Nearly 50 Years Later, Seward Park Development Project Gets Going

Written By Daniel Muhlenberg | April 05, 2012
Seaward park city scale base plan

It’s been a long wait. City officials have tried to develop Seward Park – a 9-parcel site adjacent to the Williamsburg Bridge on Manhattan's Lower East Side - into a mixed-use commercial and residential development since 1965, but for various reasons those plans for new construction stayed dormant (as did the site). But after decades of waiting, the Seward Park Development Project, also known as SPURA, is finally moving forward. The city officially began the public approval process by certifying the Uniform Land Use Review Procedure (ULURP) on March 26th of this year. Community Board 3 has 60 days to approve their plan, and if they do, the Lower East Side will be permanently changed.

Here’s the basic vision: the city plans to build a 1.65 million square foot complex with about 900 residential apartments (half market-rate luxury apartments and half affordable housing units), community facilities, 600,000 square feet of retail space, and a public park. The major bone of contention is space restrictions for retail stores. CB3 wanted to limit retail space to 30,000 square feet, but city planners didn’t include any size limitations on stores in their proposal. This conflict is centered around the presence of “big box” outlets like Target, Best Buy, and Ikea, because these stores are unpopular among long-time residents of Lower East Side apartments who don’t want to see their neighborhood gentrify and acquire a suburban character.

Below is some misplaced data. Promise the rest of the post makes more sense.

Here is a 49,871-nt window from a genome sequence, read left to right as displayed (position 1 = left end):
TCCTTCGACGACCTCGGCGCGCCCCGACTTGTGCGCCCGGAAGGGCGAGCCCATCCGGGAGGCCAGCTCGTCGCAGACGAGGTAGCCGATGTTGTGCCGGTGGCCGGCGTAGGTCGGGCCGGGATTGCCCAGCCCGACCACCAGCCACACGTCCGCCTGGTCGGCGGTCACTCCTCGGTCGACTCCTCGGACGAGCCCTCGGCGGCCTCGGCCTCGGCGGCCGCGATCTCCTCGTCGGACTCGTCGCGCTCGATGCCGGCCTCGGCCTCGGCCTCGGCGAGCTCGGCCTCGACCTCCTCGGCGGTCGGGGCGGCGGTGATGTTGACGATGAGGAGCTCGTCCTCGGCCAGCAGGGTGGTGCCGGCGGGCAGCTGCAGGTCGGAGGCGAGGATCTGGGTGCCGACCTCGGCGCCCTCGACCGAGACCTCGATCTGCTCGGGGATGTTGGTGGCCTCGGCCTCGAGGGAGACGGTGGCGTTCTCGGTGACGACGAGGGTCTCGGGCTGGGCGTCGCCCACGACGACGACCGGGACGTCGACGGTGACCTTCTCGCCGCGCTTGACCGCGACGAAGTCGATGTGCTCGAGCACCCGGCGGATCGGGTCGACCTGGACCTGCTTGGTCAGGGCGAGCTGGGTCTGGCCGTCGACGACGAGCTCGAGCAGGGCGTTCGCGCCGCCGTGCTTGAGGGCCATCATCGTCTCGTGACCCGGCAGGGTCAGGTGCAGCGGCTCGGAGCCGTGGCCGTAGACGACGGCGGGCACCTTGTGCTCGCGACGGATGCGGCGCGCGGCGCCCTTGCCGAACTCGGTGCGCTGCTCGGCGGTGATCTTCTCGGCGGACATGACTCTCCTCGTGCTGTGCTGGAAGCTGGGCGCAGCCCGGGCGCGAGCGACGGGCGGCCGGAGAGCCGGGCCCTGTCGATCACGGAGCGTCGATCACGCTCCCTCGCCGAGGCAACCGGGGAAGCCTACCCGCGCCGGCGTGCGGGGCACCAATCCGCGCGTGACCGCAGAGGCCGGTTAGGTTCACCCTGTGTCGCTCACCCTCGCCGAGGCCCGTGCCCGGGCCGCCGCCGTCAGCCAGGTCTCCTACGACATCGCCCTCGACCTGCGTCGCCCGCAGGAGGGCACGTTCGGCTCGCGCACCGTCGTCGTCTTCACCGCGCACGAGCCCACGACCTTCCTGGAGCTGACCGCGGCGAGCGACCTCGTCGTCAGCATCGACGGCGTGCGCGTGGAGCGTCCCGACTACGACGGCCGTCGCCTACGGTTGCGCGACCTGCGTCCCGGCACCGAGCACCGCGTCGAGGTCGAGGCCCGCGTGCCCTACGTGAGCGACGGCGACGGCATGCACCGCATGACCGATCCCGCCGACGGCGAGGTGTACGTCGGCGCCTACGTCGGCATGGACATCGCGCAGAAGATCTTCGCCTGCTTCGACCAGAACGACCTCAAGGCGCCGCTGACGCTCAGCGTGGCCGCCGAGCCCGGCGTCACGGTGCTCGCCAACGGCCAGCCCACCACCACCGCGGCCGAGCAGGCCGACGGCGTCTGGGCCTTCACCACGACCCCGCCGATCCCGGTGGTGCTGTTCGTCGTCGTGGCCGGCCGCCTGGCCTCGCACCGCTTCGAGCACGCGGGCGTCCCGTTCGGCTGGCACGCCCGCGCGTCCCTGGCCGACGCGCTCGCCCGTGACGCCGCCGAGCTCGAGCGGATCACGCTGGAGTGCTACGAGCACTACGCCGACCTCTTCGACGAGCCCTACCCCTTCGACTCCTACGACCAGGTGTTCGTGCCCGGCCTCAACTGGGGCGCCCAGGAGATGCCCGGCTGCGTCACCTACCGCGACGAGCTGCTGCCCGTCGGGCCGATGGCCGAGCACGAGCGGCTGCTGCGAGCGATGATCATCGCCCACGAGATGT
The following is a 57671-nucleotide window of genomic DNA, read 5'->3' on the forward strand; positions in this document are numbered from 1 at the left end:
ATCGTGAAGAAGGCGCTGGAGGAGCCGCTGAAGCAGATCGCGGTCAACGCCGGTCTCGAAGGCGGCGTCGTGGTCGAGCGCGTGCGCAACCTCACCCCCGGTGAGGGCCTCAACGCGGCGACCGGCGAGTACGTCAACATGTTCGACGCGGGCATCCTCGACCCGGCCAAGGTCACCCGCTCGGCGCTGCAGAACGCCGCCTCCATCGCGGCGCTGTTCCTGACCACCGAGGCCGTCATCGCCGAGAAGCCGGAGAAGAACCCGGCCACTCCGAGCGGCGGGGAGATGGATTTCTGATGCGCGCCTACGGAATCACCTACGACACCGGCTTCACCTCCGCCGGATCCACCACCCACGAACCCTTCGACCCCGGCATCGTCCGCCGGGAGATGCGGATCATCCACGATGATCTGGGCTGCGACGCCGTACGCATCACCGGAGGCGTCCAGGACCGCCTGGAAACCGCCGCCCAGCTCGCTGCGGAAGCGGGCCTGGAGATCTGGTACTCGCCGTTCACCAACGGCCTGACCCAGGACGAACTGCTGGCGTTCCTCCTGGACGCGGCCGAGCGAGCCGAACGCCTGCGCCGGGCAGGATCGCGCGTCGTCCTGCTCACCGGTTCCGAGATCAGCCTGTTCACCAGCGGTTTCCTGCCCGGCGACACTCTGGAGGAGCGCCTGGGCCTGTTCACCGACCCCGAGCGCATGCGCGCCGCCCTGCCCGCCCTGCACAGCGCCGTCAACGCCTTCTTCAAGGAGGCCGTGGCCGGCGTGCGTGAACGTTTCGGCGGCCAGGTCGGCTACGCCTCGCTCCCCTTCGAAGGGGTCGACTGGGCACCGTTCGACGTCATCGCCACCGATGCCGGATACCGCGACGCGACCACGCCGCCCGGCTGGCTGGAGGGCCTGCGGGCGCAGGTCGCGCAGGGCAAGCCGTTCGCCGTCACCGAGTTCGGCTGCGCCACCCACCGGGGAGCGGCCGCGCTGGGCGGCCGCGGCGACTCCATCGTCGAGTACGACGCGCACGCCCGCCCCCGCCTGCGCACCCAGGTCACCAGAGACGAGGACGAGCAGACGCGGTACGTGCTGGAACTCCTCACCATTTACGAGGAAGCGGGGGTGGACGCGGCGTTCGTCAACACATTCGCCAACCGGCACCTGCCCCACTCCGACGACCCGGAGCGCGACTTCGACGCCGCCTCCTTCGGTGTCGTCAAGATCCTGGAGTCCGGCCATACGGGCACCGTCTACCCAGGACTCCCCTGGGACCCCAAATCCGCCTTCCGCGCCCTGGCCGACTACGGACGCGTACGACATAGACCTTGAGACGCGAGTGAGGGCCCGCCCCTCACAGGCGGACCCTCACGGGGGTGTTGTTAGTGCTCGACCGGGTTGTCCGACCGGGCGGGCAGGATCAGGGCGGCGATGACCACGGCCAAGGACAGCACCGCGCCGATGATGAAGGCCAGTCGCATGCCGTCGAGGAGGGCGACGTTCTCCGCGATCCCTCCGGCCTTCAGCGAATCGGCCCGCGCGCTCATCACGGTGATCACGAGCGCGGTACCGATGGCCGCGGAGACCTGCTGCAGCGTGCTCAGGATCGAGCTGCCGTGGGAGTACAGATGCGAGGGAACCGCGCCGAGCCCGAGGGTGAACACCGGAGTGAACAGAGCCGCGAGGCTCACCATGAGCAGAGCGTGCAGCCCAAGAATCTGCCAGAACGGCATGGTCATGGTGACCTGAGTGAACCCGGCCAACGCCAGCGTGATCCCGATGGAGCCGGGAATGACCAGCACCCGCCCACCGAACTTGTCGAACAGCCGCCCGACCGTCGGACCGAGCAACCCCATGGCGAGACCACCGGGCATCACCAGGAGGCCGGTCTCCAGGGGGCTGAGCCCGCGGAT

CB3 and the NYC Economic Development Corporation, the agency who is sponsoring the initiative, have found some common ground though. They agreed that retail stores on the first floor will be reserved for local business in order to retain some retail diversity. Hopefully this compromise will help move plans forward, because the main reason that plans for SPURA were delayed for so long is that the city and the local community could never reach a consensus about what to build.

If you’re a resident of a Lower East Side apartment or if you live in a different Manhattan neighborhood and just want to see this project progress for yourself, CB3 will hold a town hall meeting to discuss the plan on April 18th at University Settlement, 184 Eldridge Street. The meeting will begin at 6:30 pm. Hopefully SPURA will finally materialize, because the parking lots that are there now certainly aren't contributing much to this vibrant downtown Manhattan neighborhood.


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